First Drive

What's Wrong With The New Formula 1 Car From Alpine?

Published: 20, Mar 2024

With their 2024 Formula 1 vehicle, Alpine realized that it would be necessary to make one step backward in order to possibly make two ahead.

Teams that make such a drastic shift in course will inevitably go through a learning curve as they figure out how to get the most out of their new platform.

But in Alpine's case, the makeover for this year hasn't produced the desired results yet, as it has just made its A524 dreadfully slow in the first two races.

Leading team members' concerns that the campaign would be difficult to begin have come true, yet matters have actually become worse since the French automaker is presently ranked close to the rear of the pack.

It's been a difficult start to the season, as team principal Bruno Famin said before to this weekend's Australian Grand Prix. In actuality, it's been harder than we anticipated.

"We need to keep moving forward and deepening our comprehension of the reasons for our underwhelming performance and, eventually, how we can enhance the package. We obviously need to address these problems right now.

The Problems Alpine Needs To Address

What's gone wrong with Alpine's new Formula 1 car?

The challenge for Alpine is that it is dealing with problems on many fronts, and if it is to make any progress, the team must deal with a number of concerns.

Former technical director of the team Matt Harman spoke candidly about the causes of Alpine's issues just before word of his departure broke at the Bahrain Grand Prix. Three issues in particular stood out.

It is aware that its power unit is inferior to that of the adversary, which is why it is fighting with one arm tied behind its back. An estimate of the shortfall would place it between 15 and 30 horsepower, depending on whose numbers are more trustworthy. The time wasted in the very tight midfield matters.

In addition to the power issue, Alpine started the campaign with an overweight vehicle. Although the team has not disclosed any numbers about the precise amount of surplus heft it is carrying, this has been widely debated in the public.

According to one account, up to 15 kg more was added than was initially planned due to temporary measures required to bulk up the vehicle in order to pass a particular crash test during the winter, pushing it from below to much beyond the minimal weight restriction.

When questioned if any crash-test failures had contributed to the additional weight, Harman said, "Not some, it was one in particular," but it is unclear how true that number is given how disproportionate it looks. It has contributed somewhat to some of that.

"But remember, we have to work very hard on the crash testing. It is simple to fail at nothing. Without a doubt, we can do it.

"I believe that the Enstone employees responded and reacted to it rather well. And I'm very pleased with everyone. That was the day of the filming. We demonstrated really high dependability while we were at the test. All that's left to do is fix that master ship.

Harman said that the team has a well-defined strategy in place to deal with the issues and return to the 798 kilogram limit.

"We are aware of the precise location of the weight and how to remove it," he said. "Getting it to the car and testing our operating system is the main focus."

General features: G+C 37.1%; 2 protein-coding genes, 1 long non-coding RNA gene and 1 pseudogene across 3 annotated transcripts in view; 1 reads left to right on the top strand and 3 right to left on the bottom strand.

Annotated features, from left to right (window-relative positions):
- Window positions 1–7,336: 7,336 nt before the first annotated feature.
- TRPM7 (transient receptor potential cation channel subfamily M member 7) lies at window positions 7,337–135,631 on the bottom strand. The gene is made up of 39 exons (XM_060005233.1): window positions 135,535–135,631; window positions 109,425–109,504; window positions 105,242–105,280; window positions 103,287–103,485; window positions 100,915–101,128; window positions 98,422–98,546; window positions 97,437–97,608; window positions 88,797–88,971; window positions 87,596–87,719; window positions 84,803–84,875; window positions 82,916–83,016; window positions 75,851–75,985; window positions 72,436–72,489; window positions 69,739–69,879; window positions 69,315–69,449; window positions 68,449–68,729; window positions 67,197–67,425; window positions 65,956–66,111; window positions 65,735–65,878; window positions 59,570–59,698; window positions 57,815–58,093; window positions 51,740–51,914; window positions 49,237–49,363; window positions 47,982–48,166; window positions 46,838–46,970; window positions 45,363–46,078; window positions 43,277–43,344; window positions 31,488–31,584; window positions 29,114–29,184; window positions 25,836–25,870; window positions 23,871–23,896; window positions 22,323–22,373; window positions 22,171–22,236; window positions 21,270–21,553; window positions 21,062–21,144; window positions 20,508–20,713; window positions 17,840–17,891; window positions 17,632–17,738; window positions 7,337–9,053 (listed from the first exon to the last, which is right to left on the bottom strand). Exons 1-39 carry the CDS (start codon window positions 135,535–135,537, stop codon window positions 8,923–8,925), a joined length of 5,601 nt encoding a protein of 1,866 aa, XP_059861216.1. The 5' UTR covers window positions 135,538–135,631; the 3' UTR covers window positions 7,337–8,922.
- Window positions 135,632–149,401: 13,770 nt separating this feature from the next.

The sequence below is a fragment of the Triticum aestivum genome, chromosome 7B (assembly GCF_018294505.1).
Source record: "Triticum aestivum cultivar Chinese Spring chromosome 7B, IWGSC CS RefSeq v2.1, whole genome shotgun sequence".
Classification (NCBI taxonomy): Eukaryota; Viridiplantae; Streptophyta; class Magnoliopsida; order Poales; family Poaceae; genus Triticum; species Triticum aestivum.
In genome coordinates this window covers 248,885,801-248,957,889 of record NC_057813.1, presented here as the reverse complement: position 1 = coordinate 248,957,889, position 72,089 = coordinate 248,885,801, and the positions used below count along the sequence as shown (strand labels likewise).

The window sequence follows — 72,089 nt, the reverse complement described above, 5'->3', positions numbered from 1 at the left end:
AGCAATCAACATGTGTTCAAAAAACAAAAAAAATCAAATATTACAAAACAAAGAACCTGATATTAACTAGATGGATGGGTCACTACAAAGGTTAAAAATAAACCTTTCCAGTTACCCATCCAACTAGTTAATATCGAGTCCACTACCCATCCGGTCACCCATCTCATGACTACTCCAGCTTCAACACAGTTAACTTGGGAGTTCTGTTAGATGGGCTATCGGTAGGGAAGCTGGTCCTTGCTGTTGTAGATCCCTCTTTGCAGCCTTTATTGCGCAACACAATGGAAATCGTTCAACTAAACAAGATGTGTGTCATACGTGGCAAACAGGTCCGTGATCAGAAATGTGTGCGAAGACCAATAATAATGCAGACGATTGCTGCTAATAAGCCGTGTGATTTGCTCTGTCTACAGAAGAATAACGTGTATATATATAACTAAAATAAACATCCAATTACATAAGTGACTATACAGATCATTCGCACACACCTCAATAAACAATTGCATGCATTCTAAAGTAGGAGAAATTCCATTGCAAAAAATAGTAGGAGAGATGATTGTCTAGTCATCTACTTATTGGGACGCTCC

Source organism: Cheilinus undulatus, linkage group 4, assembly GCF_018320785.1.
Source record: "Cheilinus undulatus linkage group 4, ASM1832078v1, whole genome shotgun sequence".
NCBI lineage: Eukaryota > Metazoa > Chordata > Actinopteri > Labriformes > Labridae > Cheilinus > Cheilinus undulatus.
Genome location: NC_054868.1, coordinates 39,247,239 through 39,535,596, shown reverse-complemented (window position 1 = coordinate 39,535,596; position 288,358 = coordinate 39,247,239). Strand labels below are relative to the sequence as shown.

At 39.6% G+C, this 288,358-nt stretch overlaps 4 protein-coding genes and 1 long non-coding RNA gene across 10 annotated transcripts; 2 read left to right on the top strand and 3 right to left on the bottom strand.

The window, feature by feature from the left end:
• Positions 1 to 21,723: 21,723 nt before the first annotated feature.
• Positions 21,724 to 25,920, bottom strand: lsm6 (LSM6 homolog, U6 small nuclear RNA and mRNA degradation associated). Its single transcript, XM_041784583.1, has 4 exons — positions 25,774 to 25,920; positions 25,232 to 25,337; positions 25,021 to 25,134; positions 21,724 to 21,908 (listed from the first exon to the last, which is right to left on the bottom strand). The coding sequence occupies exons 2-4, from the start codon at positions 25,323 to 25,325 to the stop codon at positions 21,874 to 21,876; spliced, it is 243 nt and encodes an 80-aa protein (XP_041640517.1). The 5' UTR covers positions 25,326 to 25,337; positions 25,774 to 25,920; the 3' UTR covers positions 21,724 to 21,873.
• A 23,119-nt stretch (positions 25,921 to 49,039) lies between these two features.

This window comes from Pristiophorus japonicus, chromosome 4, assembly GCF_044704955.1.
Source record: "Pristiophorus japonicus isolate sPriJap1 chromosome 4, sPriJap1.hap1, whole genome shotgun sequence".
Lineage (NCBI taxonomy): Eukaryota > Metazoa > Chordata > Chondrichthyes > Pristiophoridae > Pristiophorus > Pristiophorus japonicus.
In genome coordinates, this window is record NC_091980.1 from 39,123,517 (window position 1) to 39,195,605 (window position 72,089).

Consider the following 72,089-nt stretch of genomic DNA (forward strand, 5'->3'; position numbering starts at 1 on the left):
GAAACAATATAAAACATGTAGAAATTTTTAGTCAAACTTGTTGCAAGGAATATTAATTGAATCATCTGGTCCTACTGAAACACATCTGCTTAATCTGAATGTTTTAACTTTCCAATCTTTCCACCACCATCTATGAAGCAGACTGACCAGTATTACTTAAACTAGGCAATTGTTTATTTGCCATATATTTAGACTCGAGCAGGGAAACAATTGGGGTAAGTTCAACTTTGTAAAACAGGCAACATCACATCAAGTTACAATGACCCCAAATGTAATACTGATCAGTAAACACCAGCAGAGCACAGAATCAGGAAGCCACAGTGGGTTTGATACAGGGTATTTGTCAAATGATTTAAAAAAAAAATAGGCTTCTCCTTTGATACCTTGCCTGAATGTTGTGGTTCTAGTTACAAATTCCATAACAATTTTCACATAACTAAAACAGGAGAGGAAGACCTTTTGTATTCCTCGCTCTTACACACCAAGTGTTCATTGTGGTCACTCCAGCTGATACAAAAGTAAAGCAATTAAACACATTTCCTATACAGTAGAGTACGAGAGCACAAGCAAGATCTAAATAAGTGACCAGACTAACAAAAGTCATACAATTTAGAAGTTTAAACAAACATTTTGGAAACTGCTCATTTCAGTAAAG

If I'm being really honest, this isn't where we want to be. However, I believe that we will return to the weight restriction in a very short time.

However, it doesn't seem like those two problems are the main source of trouble for Alpine. The true issue, meanwhile, is with the back of the vehicle, where Pierre Gasly and Esteban Ocon are struggling due to a deficiency in both downforce and traction.

Harman has mentioned what he refers to as "CLR," or coefficient of lift, rear. Put simply, this implies that in order to counterbalance the downforce it has found up front, the A524 has to generate additional downforce in the back. Things will be challenging until it provides that.

He said, "We need more CLR—we need more load in the rear of the car—like most people do at the beginning." "We would want the automobile to have more traction.

"We made several adjustments to improve our mechanical traction. We now need to add some sophisticated aerodynamics to it to make it better.

Performance Limit

AutoNation partnered with the Alpine F1 Team for the upcoming Miami Grand  Prix

Harman said that even though the current state of affairs is far from ideal, Alpine had no choice but to take a chance since using its own design would have quickly reached a performance limit.

"We started to find it more and more difficult to find performance halfway through the A523," he added.

Because of our cost/benefit analysis, adding extra performance to the automobile was more difficult to justify. Thus, long before then, we reasoned, "Let's try to realize that potential and try to return to where we were in 2022."

Furthermore, Harman made it apparent in his speech in Bahrain that the choice to try something different this year was meant to prevent problems later on, even if he would no longer be contributing to the recovery effort now that a new technical organization has been put in place.

"We need potential with this car for two years, so it was a brave decision to make," he said. And we could have difficulties down the road if we don't do it. That was the main objective of this.

Alpine will undoubtedly be hoping that its choice was the correct one and that the suffering it experiences now will ultimately pay off in the long run.